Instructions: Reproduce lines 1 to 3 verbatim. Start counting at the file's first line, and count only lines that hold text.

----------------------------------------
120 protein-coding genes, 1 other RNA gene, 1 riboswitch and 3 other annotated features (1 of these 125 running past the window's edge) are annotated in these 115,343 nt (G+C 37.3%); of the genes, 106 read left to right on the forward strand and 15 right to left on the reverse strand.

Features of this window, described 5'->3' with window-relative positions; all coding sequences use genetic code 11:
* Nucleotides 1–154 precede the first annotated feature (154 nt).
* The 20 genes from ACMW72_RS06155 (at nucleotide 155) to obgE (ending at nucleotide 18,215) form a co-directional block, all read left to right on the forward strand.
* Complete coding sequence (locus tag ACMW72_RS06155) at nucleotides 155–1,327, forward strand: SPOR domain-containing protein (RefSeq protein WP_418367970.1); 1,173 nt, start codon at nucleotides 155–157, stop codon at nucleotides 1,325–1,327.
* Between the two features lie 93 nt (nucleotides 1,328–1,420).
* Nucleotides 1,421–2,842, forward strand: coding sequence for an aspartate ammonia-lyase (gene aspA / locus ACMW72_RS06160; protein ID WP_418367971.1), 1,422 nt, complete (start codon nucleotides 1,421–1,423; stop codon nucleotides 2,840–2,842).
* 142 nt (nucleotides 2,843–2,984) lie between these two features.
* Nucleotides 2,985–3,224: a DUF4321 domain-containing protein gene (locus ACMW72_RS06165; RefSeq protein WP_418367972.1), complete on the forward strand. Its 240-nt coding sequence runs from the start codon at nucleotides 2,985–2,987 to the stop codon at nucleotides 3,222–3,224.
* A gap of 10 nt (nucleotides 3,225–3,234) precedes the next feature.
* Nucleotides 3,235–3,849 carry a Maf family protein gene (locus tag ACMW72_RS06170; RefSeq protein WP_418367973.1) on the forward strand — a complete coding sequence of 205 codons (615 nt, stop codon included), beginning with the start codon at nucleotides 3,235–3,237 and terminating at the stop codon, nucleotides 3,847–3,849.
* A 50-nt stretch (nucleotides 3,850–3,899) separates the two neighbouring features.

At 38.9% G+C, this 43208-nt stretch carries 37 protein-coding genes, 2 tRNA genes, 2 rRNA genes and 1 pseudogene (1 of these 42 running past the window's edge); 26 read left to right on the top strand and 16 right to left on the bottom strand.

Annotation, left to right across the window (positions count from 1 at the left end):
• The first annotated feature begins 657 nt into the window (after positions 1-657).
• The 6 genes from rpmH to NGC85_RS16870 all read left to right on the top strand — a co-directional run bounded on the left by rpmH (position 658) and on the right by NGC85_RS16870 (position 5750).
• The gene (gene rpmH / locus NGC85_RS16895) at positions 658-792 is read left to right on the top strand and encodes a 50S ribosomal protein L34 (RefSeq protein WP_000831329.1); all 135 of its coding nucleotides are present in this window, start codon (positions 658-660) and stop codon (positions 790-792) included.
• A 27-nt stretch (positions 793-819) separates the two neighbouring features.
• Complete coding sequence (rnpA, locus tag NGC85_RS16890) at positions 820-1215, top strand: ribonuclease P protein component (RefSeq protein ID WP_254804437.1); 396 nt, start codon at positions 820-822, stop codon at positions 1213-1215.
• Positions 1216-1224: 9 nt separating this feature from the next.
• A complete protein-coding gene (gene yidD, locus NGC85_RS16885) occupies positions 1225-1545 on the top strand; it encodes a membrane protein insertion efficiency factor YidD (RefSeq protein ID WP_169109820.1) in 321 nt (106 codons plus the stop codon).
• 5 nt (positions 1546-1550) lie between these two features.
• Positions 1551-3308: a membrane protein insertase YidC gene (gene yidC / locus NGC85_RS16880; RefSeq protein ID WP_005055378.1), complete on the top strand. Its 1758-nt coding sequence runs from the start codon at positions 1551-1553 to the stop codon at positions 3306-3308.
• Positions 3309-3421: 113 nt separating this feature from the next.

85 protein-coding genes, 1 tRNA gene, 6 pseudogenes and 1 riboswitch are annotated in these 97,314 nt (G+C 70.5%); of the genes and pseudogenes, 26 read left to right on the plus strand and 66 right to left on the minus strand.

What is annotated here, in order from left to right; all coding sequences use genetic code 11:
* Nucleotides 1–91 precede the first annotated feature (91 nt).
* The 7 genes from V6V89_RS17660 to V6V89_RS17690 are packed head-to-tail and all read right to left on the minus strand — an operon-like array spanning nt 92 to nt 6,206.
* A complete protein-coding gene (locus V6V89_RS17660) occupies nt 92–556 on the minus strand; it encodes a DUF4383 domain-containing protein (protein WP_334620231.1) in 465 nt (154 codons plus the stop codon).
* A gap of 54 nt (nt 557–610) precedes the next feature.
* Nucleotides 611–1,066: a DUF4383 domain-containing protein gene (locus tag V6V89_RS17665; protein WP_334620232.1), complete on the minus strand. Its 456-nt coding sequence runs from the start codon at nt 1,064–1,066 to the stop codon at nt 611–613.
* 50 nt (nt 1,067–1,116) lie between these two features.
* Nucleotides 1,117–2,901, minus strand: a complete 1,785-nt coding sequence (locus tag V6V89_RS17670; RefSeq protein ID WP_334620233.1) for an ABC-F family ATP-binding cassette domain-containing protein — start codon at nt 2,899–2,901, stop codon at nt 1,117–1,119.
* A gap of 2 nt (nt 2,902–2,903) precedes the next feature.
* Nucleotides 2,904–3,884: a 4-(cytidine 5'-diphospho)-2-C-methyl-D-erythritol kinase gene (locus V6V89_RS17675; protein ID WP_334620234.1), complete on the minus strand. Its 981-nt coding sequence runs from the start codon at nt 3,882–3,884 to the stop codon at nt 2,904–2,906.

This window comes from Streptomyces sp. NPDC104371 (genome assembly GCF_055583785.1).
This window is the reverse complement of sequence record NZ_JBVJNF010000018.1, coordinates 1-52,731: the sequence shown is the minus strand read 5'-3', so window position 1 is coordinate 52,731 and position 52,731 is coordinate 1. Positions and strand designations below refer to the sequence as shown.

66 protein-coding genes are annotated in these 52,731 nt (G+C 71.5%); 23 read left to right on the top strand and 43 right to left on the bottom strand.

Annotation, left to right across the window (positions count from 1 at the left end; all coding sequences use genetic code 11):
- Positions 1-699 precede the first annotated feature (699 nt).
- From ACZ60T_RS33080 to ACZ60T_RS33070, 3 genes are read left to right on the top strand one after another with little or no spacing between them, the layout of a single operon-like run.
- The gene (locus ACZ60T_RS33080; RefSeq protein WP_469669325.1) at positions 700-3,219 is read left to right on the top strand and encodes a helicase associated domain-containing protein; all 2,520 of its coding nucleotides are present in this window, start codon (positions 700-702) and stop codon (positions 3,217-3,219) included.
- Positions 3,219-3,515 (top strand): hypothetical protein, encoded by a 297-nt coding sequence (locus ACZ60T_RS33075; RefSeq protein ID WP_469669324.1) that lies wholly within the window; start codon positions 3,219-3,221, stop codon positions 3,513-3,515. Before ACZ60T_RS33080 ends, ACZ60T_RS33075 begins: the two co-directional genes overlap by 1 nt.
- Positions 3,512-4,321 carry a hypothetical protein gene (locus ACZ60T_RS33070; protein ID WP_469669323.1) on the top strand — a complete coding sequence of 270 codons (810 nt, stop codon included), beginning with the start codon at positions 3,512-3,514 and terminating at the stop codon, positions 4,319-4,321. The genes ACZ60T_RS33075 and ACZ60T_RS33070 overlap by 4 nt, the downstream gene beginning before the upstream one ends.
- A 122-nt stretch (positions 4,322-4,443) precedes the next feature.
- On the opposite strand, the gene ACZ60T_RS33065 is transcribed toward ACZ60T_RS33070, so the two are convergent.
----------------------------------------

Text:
120 protein-coding genes, 1 other RNA gene, 1 riboswitch and 3 other annotated features (1 of these 125 running past the window's edge) are annotated in these 115,343 nt (G+C 37.3%); of the genes, 106 read left to right on the forward strand and 15 right to left on the reverse strand.

Features of this window, described 5'->3' with window-relative positions; all coding sequences use genetic code 11:
* Nucleotides 1–154 precede the first annotated feature (154 nt).